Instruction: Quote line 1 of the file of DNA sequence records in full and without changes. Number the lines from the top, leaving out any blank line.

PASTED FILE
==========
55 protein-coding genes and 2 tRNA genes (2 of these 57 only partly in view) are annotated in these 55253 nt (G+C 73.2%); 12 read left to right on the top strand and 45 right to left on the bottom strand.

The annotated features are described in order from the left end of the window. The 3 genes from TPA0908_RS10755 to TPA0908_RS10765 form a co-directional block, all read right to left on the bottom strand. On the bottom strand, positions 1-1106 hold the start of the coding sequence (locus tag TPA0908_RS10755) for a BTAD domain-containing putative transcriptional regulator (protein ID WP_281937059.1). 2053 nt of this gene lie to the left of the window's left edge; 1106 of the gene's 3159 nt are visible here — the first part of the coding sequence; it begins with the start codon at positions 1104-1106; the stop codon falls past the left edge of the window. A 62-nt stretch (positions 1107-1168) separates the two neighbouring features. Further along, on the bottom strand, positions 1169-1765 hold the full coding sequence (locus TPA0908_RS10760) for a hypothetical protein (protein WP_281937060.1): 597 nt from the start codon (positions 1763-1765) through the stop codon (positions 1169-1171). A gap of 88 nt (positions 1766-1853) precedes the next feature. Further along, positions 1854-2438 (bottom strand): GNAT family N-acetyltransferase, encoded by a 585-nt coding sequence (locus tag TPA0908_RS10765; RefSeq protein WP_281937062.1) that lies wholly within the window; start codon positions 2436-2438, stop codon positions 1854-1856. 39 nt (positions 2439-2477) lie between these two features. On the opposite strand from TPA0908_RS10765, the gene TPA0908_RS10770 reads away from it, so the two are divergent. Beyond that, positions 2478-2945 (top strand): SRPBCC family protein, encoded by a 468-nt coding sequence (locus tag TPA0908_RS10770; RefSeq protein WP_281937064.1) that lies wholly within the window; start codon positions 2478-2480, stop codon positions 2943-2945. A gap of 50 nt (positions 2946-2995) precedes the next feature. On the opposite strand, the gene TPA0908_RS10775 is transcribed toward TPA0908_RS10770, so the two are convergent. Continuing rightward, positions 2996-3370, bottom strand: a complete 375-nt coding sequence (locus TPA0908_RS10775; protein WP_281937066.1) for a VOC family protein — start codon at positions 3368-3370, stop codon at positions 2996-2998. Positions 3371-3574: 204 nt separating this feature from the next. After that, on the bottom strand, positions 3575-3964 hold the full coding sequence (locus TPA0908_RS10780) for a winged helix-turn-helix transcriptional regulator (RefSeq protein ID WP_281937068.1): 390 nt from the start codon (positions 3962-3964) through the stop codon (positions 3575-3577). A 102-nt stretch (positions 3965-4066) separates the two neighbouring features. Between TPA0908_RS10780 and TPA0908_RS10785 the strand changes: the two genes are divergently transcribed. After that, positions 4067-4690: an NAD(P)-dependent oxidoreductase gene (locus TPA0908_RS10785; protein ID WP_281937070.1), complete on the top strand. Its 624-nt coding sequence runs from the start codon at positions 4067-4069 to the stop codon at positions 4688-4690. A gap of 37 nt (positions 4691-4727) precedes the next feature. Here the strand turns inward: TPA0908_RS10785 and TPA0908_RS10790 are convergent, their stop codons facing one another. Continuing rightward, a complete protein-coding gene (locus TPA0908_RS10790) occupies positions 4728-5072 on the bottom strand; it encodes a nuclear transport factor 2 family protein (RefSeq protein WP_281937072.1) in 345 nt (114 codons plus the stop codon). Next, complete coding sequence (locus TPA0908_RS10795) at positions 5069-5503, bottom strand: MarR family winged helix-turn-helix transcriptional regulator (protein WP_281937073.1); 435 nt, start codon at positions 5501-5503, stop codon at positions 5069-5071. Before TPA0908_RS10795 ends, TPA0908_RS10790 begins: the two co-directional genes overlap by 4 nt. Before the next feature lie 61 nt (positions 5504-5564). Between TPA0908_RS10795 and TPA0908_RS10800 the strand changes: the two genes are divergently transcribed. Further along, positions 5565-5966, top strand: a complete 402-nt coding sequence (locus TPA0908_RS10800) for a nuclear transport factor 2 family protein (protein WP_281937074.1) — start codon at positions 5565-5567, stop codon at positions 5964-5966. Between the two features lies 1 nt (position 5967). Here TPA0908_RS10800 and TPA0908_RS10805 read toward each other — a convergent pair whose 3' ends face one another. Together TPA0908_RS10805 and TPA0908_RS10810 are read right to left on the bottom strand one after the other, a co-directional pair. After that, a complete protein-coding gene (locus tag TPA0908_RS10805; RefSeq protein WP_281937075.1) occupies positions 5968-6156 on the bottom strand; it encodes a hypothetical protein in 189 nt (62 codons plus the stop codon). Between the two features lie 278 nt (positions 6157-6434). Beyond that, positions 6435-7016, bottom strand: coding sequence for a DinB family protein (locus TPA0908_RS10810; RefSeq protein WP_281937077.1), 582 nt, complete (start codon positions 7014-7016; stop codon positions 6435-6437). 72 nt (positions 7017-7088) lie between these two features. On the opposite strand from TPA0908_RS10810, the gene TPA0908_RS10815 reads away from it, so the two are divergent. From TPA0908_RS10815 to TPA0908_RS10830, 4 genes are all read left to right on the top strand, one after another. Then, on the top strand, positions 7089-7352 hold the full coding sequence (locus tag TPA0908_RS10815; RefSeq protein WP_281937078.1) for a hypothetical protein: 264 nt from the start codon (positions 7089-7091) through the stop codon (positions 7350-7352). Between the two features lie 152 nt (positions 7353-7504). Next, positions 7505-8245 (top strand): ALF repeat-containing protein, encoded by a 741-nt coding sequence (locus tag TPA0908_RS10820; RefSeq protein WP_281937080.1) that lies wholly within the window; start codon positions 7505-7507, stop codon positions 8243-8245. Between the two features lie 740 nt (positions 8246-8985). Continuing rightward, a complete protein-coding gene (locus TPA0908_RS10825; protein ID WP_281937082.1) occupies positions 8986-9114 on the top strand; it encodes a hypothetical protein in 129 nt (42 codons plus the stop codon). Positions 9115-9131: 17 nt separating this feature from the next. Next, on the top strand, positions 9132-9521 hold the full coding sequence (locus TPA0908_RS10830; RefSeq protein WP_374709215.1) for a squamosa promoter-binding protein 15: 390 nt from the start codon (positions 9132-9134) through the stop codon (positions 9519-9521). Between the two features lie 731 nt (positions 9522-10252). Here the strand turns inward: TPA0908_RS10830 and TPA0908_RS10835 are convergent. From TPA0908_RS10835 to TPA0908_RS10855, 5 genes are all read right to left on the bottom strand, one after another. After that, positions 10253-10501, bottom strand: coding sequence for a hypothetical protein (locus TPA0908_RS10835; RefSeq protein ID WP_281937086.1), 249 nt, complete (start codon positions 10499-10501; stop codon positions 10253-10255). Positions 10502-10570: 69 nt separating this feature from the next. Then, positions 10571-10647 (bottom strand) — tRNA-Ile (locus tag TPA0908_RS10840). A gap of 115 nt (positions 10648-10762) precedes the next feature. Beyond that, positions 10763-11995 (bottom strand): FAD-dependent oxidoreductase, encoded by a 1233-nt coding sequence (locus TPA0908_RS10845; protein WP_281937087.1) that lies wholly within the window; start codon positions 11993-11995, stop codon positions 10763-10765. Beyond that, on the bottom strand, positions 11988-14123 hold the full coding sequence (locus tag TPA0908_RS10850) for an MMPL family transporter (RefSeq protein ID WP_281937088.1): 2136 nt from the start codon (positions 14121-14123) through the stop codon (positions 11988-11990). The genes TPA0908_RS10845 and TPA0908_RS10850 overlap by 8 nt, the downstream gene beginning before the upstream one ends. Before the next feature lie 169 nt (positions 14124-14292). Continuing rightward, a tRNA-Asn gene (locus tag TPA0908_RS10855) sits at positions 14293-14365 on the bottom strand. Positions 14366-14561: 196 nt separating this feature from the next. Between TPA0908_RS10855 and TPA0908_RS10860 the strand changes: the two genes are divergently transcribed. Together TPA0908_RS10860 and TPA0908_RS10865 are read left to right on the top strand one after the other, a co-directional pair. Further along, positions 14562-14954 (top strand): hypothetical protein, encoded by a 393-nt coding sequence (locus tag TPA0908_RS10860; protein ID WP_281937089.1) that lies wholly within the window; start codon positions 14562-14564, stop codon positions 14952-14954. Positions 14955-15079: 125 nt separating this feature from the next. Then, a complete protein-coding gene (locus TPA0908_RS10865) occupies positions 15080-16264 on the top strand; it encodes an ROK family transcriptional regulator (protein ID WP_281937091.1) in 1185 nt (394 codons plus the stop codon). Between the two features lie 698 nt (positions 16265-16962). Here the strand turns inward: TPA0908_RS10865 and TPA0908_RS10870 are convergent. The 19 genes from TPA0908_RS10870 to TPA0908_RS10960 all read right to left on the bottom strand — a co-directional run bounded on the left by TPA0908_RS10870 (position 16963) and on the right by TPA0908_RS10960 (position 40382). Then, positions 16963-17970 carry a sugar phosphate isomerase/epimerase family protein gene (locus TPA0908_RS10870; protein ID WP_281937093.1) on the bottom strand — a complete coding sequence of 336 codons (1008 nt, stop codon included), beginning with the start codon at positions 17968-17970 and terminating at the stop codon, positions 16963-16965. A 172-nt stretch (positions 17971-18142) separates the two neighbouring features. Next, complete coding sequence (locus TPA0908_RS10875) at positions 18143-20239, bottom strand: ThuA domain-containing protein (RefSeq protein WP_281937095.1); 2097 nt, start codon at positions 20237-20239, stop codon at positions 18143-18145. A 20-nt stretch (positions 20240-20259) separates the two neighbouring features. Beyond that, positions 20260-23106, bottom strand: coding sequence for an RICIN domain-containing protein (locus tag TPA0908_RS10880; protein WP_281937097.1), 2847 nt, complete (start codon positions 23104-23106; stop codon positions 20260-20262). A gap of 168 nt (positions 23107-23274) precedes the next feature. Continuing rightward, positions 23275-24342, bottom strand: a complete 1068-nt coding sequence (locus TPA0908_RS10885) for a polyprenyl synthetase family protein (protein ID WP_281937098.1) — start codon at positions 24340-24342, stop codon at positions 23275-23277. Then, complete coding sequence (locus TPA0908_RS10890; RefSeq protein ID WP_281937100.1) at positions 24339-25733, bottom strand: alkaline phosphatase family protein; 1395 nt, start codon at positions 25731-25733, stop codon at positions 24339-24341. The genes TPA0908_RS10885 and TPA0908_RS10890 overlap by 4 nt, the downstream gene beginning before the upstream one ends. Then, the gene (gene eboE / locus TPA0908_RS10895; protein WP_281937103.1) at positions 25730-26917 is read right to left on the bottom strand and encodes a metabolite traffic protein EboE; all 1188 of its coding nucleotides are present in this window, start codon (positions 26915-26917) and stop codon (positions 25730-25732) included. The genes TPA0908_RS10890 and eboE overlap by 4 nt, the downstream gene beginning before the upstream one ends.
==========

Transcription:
55 protein-coding genes and 2 tRNA genes (2 of these 57 only partly in view) are annotated in these 55253 nt (G+C 73.2%); 12 read left to right on the top strand and 45 right to left on the bottom strand.